# How do you tell if lie groups are isomorphic

1. Jun 25, 2012

### geoduck

How can you tell if two Lie groups are isomorphic to each other?

If you have a set of generators, Ti, then you can perform a linear transformation:

T'i=aijTj

and these new generators T' will have different structure constants than T.

Isn't it possible to always find a linear transformation aij to make the structure constants anything you want?

2. Jun 25, 2012

### fzero

The structure constants define the Lie algebra, not the group itself. Structure constants are, as you note, defined with respect to a particular basis. However, the change of basis corresponds to the action of the group on its algebra.

For example, the elements of the Lie algebras of the unitary groups are Hermitian matrices. A change of basis is a unitary transformation, which is an element of the corresponding unitary group. These transformations are called (inner) automorphisms of the Lie algebra. Generators which are related by a unitary transformation define the same Lie algebra.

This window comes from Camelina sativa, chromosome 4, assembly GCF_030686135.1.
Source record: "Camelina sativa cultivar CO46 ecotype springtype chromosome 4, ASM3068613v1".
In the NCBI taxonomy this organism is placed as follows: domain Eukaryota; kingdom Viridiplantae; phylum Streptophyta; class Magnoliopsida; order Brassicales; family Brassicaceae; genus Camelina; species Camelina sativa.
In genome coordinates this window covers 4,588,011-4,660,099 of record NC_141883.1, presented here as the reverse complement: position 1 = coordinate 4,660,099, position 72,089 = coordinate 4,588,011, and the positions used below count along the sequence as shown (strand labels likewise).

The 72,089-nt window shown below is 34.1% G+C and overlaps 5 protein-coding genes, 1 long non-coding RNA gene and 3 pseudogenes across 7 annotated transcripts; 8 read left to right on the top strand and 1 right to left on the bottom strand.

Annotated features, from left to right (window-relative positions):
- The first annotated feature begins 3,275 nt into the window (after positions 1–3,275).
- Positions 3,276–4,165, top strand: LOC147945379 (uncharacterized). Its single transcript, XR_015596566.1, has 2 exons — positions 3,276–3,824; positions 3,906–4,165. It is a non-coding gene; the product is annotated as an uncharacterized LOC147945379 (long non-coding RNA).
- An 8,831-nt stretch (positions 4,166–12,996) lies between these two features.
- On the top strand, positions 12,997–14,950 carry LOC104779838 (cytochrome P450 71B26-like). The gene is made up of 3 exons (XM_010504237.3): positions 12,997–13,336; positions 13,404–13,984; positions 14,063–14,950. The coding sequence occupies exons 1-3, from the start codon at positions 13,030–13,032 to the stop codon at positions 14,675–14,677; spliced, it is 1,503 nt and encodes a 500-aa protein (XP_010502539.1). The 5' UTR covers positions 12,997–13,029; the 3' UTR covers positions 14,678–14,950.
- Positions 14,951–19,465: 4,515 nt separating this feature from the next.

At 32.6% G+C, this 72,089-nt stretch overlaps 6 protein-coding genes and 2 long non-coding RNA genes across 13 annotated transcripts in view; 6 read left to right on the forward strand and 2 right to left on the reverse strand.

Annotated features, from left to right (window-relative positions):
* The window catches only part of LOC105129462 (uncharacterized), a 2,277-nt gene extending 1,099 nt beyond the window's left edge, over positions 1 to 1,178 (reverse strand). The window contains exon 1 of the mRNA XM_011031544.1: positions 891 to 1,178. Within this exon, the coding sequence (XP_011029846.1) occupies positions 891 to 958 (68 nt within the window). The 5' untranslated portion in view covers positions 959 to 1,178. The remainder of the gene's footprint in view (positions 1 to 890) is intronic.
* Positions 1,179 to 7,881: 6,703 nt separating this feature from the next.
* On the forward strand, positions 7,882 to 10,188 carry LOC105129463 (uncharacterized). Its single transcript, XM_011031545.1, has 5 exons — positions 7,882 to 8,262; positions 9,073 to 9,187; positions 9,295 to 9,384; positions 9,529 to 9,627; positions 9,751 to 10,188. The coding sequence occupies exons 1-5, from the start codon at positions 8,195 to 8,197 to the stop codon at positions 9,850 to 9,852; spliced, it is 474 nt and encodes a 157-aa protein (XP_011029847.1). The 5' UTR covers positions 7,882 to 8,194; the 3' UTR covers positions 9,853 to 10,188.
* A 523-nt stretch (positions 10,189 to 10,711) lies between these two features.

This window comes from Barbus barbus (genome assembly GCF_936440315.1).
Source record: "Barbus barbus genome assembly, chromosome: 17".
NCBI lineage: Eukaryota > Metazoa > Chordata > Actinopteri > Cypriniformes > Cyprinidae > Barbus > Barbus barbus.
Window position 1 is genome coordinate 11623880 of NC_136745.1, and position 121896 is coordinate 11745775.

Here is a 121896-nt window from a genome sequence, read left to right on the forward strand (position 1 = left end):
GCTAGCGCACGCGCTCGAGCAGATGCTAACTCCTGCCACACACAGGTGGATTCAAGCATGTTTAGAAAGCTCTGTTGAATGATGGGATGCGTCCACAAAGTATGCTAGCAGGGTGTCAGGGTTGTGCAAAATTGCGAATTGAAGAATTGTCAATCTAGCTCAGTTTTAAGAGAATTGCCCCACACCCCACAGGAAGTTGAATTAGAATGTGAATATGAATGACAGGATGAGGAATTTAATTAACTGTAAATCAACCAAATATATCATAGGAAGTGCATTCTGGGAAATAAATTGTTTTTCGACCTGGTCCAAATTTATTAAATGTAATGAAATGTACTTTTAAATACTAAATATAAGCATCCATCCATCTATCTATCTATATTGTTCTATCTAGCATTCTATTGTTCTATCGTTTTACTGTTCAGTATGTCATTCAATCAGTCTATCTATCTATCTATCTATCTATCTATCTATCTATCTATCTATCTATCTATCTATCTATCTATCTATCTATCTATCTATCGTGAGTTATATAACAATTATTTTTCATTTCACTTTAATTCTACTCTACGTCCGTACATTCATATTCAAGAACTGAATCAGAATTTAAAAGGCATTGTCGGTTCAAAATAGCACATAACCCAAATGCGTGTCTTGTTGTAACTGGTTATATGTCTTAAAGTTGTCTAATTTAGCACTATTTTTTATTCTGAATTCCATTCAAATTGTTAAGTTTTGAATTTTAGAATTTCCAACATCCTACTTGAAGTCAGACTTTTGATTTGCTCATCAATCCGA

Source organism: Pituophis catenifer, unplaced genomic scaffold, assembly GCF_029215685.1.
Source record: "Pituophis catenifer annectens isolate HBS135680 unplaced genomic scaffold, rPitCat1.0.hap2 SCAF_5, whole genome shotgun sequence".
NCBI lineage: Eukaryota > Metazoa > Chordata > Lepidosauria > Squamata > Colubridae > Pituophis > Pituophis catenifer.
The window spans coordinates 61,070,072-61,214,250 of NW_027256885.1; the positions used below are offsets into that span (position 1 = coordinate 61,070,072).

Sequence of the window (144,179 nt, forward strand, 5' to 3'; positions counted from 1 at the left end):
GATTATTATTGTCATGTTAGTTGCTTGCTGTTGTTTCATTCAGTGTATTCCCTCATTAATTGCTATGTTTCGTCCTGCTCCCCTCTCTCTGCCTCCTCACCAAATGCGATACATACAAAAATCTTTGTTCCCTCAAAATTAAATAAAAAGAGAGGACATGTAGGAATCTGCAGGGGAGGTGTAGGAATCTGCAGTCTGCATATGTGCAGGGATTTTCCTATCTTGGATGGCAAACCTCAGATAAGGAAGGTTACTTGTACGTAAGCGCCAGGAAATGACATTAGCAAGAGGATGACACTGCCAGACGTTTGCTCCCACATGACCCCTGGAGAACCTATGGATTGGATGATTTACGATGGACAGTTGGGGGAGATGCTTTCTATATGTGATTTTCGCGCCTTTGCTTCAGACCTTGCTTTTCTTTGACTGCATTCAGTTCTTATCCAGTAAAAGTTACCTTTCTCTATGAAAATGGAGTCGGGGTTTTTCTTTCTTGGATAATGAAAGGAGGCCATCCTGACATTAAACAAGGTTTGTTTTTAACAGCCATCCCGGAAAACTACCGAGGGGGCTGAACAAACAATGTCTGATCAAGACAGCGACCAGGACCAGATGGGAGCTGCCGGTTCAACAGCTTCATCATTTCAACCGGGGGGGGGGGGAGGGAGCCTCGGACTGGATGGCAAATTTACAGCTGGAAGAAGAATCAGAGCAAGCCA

Isomorphisms between groups are invertible group homomorphisms. In order to recognize the existence of isomorphisms, you want to examine the structure of the algebras more closely. The details of the root system and corresponding Dynkin diagram can be used to classify semisimple Lie algebras: http://en.wikipedia.org/wiki/Semisimple_Lie_algebra#Classification. Isomorphisms between these Lie algebras correspond to geometrical isomorphisms between their Dynkin diagrams.